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Nissan Aims To Boost U.S. Production And Sales

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Nissan (OTC: NSANY) plans to increase vehicle manufacturing in the United States.

The Japanese-based company aims to have 85 percent of all Nissan and Infiniti products that are sold in the U.S. produced in North America by 2015, spokesman Justin Saia told Benzinga.

“Nissan continues to see sales growth across its lineup,” Saia said in an email. “We expect that momentum will continue, so we've set an aggressive goal of increasing our market share in the U.S. to 10 percent by 2016.”

Saia said the automaker has already made significant strides to achieve this objective. Nissan increased production at manufacturing plants in Tennessee and Mississippi by more than 22 percent last year, in addition to growing exports from the U.S. by 37 percent. The company has added more than 6,5000 manufacturing jobs in the U.S. since mid-2011 to accommodate production increases, Saia said.

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Nissan's U.S. sales boss Fred Diaz told members of the Automotive Press Association on Thursday that Nissan began shifting more of its production toward North America during the recession, according to The Detroit News.

“While a lot of people retrenched, instead we leaned into it and we continued investing and in fact made over $5 billion in investments, bringing a lot of production from Japan to the United States and to Mexico,” Diaz told reporters. “[We've] also increased our exports to other countries outside the United States by 100,000 units.”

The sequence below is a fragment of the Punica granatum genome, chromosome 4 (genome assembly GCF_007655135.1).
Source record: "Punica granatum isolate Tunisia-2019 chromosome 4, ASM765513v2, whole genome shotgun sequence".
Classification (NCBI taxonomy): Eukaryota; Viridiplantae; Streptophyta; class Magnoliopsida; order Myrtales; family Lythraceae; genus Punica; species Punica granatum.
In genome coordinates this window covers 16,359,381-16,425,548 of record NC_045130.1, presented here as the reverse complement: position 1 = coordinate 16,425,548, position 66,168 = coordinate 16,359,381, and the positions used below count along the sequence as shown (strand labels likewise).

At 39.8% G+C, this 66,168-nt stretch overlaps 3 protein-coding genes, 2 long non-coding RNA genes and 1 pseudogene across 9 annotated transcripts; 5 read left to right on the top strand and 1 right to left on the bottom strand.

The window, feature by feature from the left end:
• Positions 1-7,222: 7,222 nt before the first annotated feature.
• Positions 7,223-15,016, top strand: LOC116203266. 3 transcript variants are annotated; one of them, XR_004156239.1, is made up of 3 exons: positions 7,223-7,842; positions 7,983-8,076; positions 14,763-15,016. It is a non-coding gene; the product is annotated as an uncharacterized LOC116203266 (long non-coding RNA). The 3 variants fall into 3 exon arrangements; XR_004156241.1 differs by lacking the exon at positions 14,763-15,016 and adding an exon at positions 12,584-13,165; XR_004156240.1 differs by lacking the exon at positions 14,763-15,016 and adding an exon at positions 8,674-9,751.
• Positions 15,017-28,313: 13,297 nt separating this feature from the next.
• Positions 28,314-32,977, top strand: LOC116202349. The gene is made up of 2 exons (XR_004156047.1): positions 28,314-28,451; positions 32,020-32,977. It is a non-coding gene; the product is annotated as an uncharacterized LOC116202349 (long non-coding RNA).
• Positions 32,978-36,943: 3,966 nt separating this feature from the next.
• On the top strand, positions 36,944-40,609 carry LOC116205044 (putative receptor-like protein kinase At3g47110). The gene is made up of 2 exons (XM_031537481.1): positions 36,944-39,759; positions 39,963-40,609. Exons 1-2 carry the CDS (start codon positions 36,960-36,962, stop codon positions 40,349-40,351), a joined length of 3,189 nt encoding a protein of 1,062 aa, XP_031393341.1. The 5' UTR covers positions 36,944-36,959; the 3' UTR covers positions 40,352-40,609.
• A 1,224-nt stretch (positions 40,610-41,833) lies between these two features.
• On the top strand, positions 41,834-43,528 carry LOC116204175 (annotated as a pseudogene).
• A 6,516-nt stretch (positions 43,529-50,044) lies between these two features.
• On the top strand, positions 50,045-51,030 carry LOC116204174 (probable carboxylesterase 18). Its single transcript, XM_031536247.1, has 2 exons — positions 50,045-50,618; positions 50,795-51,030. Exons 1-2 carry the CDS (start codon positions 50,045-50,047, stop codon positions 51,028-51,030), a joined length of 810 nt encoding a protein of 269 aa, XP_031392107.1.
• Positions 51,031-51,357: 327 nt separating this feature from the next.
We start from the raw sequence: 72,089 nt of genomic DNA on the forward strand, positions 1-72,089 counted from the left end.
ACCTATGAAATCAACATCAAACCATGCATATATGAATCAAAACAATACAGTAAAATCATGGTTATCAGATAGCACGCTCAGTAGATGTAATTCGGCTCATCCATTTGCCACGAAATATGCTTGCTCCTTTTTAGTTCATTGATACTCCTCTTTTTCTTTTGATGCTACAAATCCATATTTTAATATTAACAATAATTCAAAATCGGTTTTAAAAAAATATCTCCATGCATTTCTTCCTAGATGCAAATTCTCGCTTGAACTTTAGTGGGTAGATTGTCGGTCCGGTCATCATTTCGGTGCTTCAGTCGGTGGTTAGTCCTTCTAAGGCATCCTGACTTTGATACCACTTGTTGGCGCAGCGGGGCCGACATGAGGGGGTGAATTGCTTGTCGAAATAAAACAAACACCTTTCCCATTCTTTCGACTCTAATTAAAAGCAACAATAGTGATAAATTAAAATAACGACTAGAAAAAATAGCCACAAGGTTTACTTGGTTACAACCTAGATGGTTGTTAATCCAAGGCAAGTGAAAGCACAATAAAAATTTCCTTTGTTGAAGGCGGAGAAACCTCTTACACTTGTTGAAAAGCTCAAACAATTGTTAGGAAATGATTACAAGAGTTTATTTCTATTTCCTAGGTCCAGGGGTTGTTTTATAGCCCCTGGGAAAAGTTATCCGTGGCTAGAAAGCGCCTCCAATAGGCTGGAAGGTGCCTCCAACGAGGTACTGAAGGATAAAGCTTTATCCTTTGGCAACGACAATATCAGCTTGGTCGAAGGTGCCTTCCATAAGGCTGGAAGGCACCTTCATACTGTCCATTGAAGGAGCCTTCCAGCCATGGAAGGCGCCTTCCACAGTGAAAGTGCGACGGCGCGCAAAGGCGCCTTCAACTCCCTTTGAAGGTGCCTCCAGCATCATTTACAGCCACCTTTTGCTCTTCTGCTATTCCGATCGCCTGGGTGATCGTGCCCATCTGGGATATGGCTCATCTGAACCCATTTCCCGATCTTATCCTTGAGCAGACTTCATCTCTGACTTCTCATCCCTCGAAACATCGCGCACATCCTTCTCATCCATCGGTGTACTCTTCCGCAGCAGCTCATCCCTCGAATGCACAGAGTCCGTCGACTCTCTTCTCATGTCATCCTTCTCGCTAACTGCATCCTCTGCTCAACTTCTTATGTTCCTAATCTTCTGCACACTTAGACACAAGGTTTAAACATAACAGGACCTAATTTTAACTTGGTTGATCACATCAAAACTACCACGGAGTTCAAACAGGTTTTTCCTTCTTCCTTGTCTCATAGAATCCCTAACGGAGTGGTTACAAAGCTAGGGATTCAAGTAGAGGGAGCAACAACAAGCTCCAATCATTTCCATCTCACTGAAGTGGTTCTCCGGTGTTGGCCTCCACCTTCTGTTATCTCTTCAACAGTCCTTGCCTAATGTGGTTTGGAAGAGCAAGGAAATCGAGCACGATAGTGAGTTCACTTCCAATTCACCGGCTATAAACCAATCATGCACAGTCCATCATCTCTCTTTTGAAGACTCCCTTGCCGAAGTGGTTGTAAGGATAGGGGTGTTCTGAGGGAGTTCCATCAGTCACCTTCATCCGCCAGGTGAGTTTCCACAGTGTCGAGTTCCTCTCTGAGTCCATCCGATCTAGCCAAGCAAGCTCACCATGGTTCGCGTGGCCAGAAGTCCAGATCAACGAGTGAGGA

Localization

Nissan is in the process of concentrating the production of its core models (Rogue, LEAF, Sentra, Murano) to the U.S.

“The closer to the market that manufacturing is, the more responsive we can be -- a key to remaining competitive,” Saia said.

Other benefits of localization include cost advantages, leveraging local supplier networks and avoiding disruptions in the supply chain.

“Auto manufacturers around the world over are rediscovering the United States and all of North America is a great place to build and sell vehicles,” senior Kelley Blue Book analyst Jack Nerad said. “While other of the world's big markets have their issues, the North American market has maintained steady momentum since the bottom of the Great Recession, and that has spurred many companies -- like Nissan -- to up their production capacity.”

Karl Brauer, another KBB senior analyst, said a number of foreign automakers have been increasing investment in North American vehicle production with several new implants being built in Mexico and the U.S.

"Nissan is one of several automakers looking to insulate itself from future currency swings by increasing its global production and supply footprint. And, given Carlos Ghosn's plan to capture 10 percent of U.S. market share with the Nissan and Infiniti brands, an investment in U.S. production capacity makes sense," Brauer said.

Nissan reported sales of 90,470 units for the month of January, an 11.8 percent increase from last year.

The company had its best annual sales year in 2013. It sold 1,248,420 vehicles, an increase of 9.4 compared with 2012.

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